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G. A. TAYLOR. LEGITIMATE ROYALTIES (clii. 119, 159, 195, 285; cliii. 106, 250). In the Boston Transcript of Boston, Mass., U.S.A., of Feb. 2, 1928, we read that at a meeting of the New England Historic-Genealogical Society an exhibition of shawls, scarfs, veils and fichus" of an early day was given, and "it was announcel that one fichu is now owned by the great-great-granddaughter of Mrs. Fitzherbert, wife of George IV, the original owner."

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ARLINGTON.

NENTLEMAN VOLUNTEER, R. N. (cliv. 117). A gentleman volunteer belonged to the first class of Officer's servants, as set out in an order of April 16, 1794, being Young gentlemen, not under eleven years of age, who were intended for the sea service," and who would rise to commissioned rank in due course. They probably originated in 1676, when, in order to secure means for recruiting the corps of naval officers, Charles II. admitted lads of good family as Volunteers, " of which every ship was allowed to take on board a fixed proportion according to the size of the ship. The volunteers were not to be more than sixteen years of age, and were paid £22 10s. Od. per

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DEFINI

ARCHIBALD SPARKE.

EFINITION OF A GENTLEMAN: SOURCE WANTED (cliv. 138). Lord Hewart misquoted one of Òscar Wilde's most brilliant epigrams. It was at a luncheon party at Lady Dorothy Nevill's, in Charles Street in 1889, and I remember that Edgar Saltus was one of the guests. The conversation turned on a friend of mine who was a remarkable pianist, and some one said, "It is a pity he is not a gentleman." Lady Dorothy remarked: "But after all, who can define a gentleman ?" and Oscar instantly replied: "A gentleman is a person who is never unintentionally annoying." EDWARD HERON-ALLEN.

The Library.

Rossel Island, An Ethnological Study. By W. E. Armstrong. (Cambridge University Press. 18s. net).

is most easterly of the Louisiade group, Papua, with a greatest length of about twenty inhabited by a population of about fifteen and a greatest breadth of about ten miles, and hundred persons Rossel is strangely isolated from the rest of the world and presents several curious points for ethnological study which have not hitherto been examined. So little, strong's visit that he has put together in an indeed, was known of it before Mr. ArmAppendix all the first-hand accounts of Rossel that have any anthropological or historical interest, and they fill no great number of pages. The inhabitants were first made known to the world in general in 1859 by M. de Rochas, who went there as passenger on a French vessel from New Caledonia sent to bring off three hundred Chinese who had been wrecked on the island a few months before. had been eaten. The natives are not, however, Few of these were found alive: most of them cannibals in mere savagery: their eating of human flesh is a ceremonial affair, and there is reason to think that, in the matter of these unfortunate Chinese, there a special leading man among them who had contracted agency at work in the dominance of a terrible an appetite for this gruesome viand. Naturally, there has been fairly often a tendency to mingle some little horror and contempt with subsequent descriptions of the islanders, but we gather Mr. Armstrong's own opinion of them to be much that of the Osbornes, who have lived in Rossel for many years, and find the people neither particularly attractive nor particularly repulsive. Their after considerable attention paid to it is not language is unusually difficult, and our author, satisfied with what he has been able to bring together in the way of vocabulary and grammar. The points of interest, as compared with Melanesian languages are use of prefixes instead of suffixes to denote personal possession; no distinction between inclusive and exclusive first person plural; and irregularities in the conjugation of the verb.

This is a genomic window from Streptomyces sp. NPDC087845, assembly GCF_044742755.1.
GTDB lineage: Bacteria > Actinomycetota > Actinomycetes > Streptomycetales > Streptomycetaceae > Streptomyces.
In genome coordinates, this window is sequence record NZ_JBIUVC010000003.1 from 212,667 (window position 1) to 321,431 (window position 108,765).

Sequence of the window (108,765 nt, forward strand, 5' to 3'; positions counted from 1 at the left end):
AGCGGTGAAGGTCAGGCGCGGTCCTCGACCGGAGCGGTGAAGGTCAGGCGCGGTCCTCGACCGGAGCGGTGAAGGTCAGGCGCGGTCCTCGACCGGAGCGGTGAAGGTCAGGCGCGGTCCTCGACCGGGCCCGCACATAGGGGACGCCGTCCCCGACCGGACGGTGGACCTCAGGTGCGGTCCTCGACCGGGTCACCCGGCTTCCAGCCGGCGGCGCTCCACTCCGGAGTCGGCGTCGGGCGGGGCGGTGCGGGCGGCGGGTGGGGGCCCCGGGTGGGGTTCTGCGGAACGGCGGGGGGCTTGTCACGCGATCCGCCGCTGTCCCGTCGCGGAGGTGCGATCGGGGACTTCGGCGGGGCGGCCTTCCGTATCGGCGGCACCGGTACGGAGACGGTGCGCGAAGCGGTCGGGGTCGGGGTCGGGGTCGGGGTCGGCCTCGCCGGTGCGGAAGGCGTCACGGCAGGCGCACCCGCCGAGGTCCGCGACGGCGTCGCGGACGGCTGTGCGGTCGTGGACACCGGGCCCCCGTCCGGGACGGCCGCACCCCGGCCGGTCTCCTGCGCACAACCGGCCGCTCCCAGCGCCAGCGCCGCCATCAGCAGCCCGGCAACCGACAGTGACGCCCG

IN island of about a hundred square miles,

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In the excellent chapter on Material Culture Mr. Armstrong gives diagrams of the two types of houses and the four types of canoes, which show considerable ingenuity and skill. Rossel is no less careful than the rest of Papua in the laying of taboos, and the application of spells to the making and use of dwellings and implements. In his chapter entitled Tribe, Clan, and family' Mr. Armstrong makes some criticism of previous sociological study, suggesting that clans and occupational groups ought not to be taken as of the same logical type as family and other relationship groups, which latter he would denominate groupings," founding his distinction on the recognition that the former are I absolute, the latter relative. In this and the

on